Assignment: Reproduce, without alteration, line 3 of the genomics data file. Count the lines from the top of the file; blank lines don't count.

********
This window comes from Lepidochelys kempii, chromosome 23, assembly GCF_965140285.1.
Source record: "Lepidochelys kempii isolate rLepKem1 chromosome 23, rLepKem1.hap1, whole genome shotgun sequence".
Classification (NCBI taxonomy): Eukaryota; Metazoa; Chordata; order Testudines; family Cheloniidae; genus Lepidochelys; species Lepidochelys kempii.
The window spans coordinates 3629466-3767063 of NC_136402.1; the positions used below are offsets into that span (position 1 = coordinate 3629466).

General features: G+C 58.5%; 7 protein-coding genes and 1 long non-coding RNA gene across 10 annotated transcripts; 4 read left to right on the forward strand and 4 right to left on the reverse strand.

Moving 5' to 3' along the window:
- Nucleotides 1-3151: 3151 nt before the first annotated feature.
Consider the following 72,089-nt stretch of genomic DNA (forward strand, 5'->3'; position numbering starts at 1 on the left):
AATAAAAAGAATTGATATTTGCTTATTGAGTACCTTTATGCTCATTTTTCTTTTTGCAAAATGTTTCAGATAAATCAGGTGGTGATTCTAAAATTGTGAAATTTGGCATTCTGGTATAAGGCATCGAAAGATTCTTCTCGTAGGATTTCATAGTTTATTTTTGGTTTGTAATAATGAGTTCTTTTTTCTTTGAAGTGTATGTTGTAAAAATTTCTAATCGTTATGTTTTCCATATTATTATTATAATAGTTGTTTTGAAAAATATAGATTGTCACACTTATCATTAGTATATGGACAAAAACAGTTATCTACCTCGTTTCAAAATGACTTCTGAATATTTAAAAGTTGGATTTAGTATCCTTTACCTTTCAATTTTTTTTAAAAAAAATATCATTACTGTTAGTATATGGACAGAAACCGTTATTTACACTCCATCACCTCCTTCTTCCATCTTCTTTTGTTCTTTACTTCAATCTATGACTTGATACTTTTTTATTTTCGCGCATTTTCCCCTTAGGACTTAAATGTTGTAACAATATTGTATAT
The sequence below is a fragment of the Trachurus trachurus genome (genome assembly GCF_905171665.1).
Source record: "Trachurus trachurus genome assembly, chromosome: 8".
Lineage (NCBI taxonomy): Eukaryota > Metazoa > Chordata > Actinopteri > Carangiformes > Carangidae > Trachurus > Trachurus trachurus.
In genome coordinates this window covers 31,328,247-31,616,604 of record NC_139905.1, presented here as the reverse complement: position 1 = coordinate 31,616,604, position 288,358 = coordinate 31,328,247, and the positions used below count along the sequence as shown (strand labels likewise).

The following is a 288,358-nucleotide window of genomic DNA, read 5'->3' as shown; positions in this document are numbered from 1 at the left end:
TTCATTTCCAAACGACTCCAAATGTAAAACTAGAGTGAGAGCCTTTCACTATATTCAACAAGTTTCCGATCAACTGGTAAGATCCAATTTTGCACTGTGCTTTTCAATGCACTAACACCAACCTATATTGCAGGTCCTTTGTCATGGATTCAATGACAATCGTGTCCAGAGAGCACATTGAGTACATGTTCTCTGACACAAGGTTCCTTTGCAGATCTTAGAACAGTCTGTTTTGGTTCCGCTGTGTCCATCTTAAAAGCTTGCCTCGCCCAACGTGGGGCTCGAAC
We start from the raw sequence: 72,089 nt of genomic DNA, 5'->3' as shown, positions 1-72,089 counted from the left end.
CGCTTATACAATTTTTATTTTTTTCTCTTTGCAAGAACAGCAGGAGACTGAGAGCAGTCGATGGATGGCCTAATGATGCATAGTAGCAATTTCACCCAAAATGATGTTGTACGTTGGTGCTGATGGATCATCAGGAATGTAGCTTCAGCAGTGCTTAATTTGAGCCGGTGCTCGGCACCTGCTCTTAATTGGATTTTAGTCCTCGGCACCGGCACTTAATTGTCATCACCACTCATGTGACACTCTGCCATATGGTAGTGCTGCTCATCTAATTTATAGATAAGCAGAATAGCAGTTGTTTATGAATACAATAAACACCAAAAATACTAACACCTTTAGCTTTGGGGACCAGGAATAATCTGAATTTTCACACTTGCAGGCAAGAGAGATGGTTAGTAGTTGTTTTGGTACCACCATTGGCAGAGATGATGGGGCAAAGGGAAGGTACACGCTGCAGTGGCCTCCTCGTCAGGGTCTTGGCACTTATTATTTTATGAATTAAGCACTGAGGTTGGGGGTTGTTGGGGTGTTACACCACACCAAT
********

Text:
Classification (NCBI taxonomy): Eukaryota; Metazoa; Chordata; order Testudines; family Cheloniidae; genus Lepidochelys; species Lepidochelys kempii.